It has been found that a more efficient character recognition is achieved using encoded units of interconnected text tracings as a sequence of directions in a plane where the units are recognized as sub-words, where all vectors in the text tracings are used to create the character or language fragment being recognized, and where the vector sequences are tested against one or a plurality of sets of language-specific rules.
It has further been found that the amount of pre-processing, before recognition but after acquisition of the text image and noise reduction and filtering, is reduced if the input text is not segmented into constituent characters before it is presented to the recognition engine. Thus, the natural segmentation inherent in the text image (due to spacing between words and sub-words) is adhered to and exploited.
In the present disclosure and claims, “sub-words” mean the intra-connected portions of words that are bounded by a break in the cursive text, i.e. where successive characters are not bound by a ligature. Sub-words can be as long as the entire word or as short as one character, or even a portion of a character if, for example, the character includes a secondary feature.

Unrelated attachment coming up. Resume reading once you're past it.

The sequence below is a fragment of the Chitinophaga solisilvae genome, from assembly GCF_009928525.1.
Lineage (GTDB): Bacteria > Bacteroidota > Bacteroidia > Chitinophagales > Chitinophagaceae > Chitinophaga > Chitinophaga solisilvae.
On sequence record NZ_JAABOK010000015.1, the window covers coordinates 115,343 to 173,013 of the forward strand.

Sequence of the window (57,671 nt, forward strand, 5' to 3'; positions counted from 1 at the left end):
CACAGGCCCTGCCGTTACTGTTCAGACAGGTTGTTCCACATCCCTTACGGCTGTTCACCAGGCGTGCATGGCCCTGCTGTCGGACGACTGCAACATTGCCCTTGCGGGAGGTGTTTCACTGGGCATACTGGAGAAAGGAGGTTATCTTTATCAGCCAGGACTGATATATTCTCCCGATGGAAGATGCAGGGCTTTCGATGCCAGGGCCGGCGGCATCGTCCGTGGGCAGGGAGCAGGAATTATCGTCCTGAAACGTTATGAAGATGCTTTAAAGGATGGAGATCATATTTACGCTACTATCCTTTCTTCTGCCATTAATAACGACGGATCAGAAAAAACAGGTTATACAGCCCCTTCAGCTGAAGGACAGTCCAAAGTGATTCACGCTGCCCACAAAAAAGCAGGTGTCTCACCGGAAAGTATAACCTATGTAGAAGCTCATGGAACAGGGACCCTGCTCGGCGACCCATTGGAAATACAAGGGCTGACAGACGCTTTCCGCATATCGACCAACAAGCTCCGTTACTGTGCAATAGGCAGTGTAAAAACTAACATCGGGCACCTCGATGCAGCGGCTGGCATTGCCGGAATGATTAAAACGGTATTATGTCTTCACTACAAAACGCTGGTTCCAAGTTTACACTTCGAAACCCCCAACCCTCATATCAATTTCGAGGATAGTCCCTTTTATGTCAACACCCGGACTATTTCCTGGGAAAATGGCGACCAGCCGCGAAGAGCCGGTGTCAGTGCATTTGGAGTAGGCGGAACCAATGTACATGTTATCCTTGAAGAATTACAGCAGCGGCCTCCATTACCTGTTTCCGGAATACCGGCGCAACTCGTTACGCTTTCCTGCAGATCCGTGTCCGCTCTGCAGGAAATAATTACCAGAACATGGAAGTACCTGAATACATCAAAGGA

The present invention provides an improvement to the known methods of optical character recognition in which the characters can comprise a plurality of languages, comprising an intermediate step wherein an acquired text image consisting of a sequence of planar directional vectors is analyzed by the recognition engine in chunks of intra-connected sub-words, the cursive text is parsed and a character marker is entered upon the recognition of each successive sub-word, and if unused vectors remain following the recognition of connected sub-units of text, then the text is reparsed by moving the character marker forward or backward one vector at a time until each vector in the sequence contributes to recognition of the characters of the text, as described in copending Canadian patent application S. N. 2139094. The recognition engine further uses a first set of language-specific rules, and if after exhausting the entries in the first set of language-specific rules a particular sub-word is not recognized, it compares that sub-word with a second set of language-specific rules until the sub-word is recognized.